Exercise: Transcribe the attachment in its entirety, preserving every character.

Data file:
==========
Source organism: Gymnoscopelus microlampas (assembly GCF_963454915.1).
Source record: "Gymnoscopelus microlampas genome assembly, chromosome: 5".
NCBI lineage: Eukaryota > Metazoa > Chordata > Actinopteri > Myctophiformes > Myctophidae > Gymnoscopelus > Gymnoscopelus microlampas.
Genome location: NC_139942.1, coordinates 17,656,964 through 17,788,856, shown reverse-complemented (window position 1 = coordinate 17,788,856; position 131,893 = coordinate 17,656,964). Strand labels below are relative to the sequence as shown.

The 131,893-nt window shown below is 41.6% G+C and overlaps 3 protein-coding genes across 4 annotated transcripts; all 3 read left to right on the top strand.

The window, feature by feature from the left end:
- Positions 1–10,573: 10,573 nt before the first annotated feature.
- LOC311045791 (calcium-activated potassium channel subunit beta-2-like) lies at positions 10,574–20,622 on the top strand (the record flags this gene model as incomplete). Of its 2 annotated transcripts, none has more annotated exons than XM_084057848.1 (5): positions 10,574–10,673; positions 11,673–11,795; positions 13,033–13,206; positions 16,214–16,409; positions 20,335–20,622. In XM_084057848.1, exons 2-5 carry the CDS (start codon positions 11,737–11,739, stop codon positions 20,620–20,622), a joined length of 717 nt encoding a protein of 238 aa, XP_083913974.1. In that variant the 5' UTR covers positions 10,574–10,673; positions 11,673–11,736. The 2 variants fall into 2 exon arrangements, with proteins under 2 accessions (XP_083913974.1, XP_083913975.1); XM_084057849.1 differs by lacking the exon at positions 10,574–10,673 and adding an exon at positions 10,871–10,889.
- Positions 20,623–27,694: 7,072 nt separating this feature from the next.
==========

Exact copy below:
Source organism: Gymnoscopelus microlampas (assembly GCF_963454915.1).
Source record: "Gymnoscopelus microlampas genome assembly, chromosome: 5".
NCBI lineage: Eukaryota > Metazoa > Chordata > Actinopteri > Myctophiformes > Myctophidae > Gymnoscopelus > Gymnoscopelus microlampas.
Genome location: NC_139942.1, coordinates 17,656,964 through 17,788,856, shown reverse-complemented (window position 1 = coordinate 17,788,856; position 131,893 = coordinate 17,656,964). Strand labels below are relative to the sequence as shown.

The 131,893-nt window shown below is 41.6% G+C and overlaps 3 protein-coding genes across 4 annotated transcripts; all 3 read left to right on the top strand.

The window, feature by feature from the left end:
- Positions 1–10,573: 10,573 nt before the first annotated feature.
- LOC311045791 (calcium-activated potassium channel subunit beta-2-like) lies at positions 10,574–20,622 on the top strand (the record flags this gene model as incomplete). Of its 2 annotated transcripts, none has more annotated exons than XM_084057848.1 (5): positions 10,574–10,673; positions 11,673–11,795; positions 13,033–13,206; positions 16,214–16,409; positions 20,335–20,622. In XM_084057848.1, exons 2-5 carry the CDS (start codon positions 11,737–11,739, stop codon positions 20,620–20,622), a joined length of 717 nt encoding a protein of 238 aa, XP_083913974.1. In that variant the 5' UTR covers positions 10,574–10,673; positions 11,673–11,736. The 2 variants fall into 2 exon arrangements, with proteins under 2 accessions (XP_083913974.1, XP_083913975.1); XM_084057849.1 differs by lacking the exon at positions 10,574–10,673 and adding an exon at positions 10,871–10,889.
- Positions 20,623–27,694: 7,072 nt separating this feature from the next.